If statistics gets you pumped up to go skate, you can leave now.  For the other all of you, here's my favorite winning run from the 2011 Tampa Pro, featuring the very goofy Dennis Busenitz:

Minecraft Calculus: River Crossing Escape

This is a classic introductory calculus problem, with a Minecraft theme.  This particular variation is inspired by example 4 in section 4.5 of Stewart's calculus.

I'll set the scene:  You're weaponless.  You have half a heart and you're being chased by a skeleton archer.  There's a river between you and your cabin.  You need to get to your cabin as quickly as possible!

In more "mathy" terms, you want to get from A to B.  There are three main ways you can do this:

  1. A to B directly, diagonally across the river
  2. A to C and then C to B
  3. At slight angle from A to D and then D to B

We know that swimming is slower than running, so option 1 isn't the best.  Option 2 involves the smallest time in the water, but also the longest distance traveled.

Option 3 is somewhere in between - you spend a bit more time in the water, but the total distance is decreased.  The travel time in this case depends on where exactly point D is.  To find the optimal path, we must find the position of D which minimizes the travel time.  This sounds like calculus!

Let x be the distance between points C and D.  In math terms, |CD|=x.

We first need an expression for the total time traveled in terms of x.  The basic equation for time traveled at constant speed is

t=\frac{distance}{speed}.

The first part of the trip is in the water where we travel from A to D.  We can use Pythagorean's theorem to get this distance as |AD|=\sqrt{x^2+w^2}.  Assuming that we can travel at a speed of v_w in the water, the time for this part is

t_w=\frac{\sqrt{x^2+w^2}}{v_w}.

The land part of the trip involves traveling what's left over of l after having already traveled x, so |DB|=l-x.  Traveling at v_l on land, the time for this part of the trip is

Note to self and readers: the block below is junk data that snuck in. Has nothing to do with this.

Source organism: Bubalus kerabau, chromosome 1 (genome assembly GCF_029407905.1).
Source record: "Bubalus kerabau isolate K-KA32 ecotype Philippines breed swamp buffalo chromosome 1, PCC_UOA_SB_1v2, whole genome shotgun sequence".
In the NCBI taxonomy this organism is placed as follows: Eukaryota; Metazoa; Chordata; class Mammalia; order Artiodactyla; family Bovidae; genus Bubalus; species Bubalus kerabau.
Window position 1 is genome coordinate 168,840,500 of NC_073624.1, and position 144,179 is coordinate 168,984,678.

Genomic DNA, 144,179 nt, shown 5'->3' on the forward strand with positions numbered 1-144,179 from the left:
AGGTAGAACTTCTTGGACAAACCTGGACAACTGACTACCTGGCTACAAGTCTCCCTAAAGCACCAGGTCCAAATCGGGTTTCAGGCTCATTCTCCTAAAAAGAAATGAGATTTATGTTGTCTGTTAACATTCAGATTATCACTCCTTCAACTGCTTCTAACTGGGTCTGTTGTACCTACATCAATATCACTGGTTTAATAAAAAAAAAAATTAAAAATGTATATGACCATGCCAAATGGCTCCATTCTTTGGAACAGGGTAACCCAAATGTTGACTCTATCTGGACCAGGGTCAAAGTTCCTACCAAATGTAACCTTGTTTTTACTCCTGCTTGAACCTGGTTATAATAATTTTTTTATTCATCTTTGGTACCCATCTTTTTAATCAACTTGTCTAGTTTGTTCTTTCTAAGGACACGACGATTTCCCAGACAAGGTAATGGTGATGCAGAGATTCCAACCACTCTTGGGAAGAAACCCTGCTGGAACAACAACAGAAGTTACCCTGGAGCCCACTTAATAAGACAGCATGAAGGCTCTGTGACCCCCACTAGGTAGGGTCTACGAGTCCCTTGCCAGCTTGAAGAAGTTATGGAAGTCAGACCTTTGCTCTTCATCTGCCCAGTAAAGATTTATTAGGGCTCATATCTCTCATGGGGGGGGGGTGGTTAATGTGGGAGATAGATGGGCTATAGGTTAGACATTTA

t_l=\frac{l-x}{v_l}.

The total trip time, T(x), is just the sum of these two.

T(x)=\frac{\sqrt{x^2+w^2}}{v_w}+\frac{l-x}{v_l}     (1)

To optimize this function with respect to x, we need to find where it is stationary and then verify that this point is a minimum.  This means we want to find a place where the function isn't changing with small changes in x.  In other words, we want to find a spot where the derivative is zero.

Taking the derivative gives:

T'(x)=\frac{x}{v_w\sqrt{x^2+w^2}}-\frac{1}{v_l}

Setting this equal to zero, we can solve for x:

x=\frac{v_ww}{\sqrt{v_l^2-v_w^2}}     (2)

Let's plug in some numbers!  In Minecraft, you can swim at about 2.2 m/s and sprint at 5.6 m/s.  Let's take the river width w to be 7 blocks (1 block = 1 meter).  Plugging in, we find that x=2.9.  At this point, though, we can't tell if this is a maximum or a minimum.  One way to find out is to examine the curvature of the function at this point by using the 2nd derivative:

T''(x)=\frac{1}{v_w\sqrt{x^2+w^2}}(1-\frac{x^2}{x^2+w^2})

Plugging in x=2.9, we see that T''(2.9)=0.04 which, being positive, means that x=2.9 is a minimum point for T(x).  Visually:

crossing

 

So if you want to get to your cabin as quickly as possible, the fastest route is to swim across the river to a point D that is 2.9 meters from point C and then run the rest of the way.

This is actually a general problem.  Try replacing the speeds I used with speeds for soul sand, crouching and walking, a boat, etc. and see what happens!  Particularly, what happens to (2) if you can travel more quickly in the water than on land?

 

Scratch Work

Finding T'(x):  First, rewrite the square root as a power,  T(x)=\frac{(x^2+w^2)^{\frac{1}{2}}}{v_w}+\frac{l-x}{v_l}

Differentiating, using the chain rule on the first term,  T'(x)=\frac{\frac{1}{2}(x^2+w^2)^{-\frac{1}{2}}(2x)}{v_w}-\frac{1}{v_l}=\frac{x}{v_w\sqrt{x^2+w^2}}-\frac{1}{v_l}

Finding T''(x):  Starting with T'(x)=\frac{(x^2+w^2)^{-\frac{1}{2}}x}{v_w}+\frac{1}{v_l}, we differentiate with respect to x.  Note that the derivative of \frac{1}{v_l} with respect to x is 0, so we only have to deal with the first term.  Using the product rule and chain rule:

T''(x)=\frac{-\frac{1}{2}(x^2+w^2)^{-\frac{3}{2}}(2x^2)}{v_w}+\frac{(x^2+w^2)^{-\frac{1}{2}}}{v_w}

Cleaning up with some algebra:

T''(x)=\frac{-x^2}{v_w(x^2+w^2)^{\frac{3}{2}}}+\frac{1}{v_w\sqrt{x^2+w^2}} =\frac{1}{v_w\sqrt{x^2+w^2}}(1-\frac{x^2}{x^2+w^2})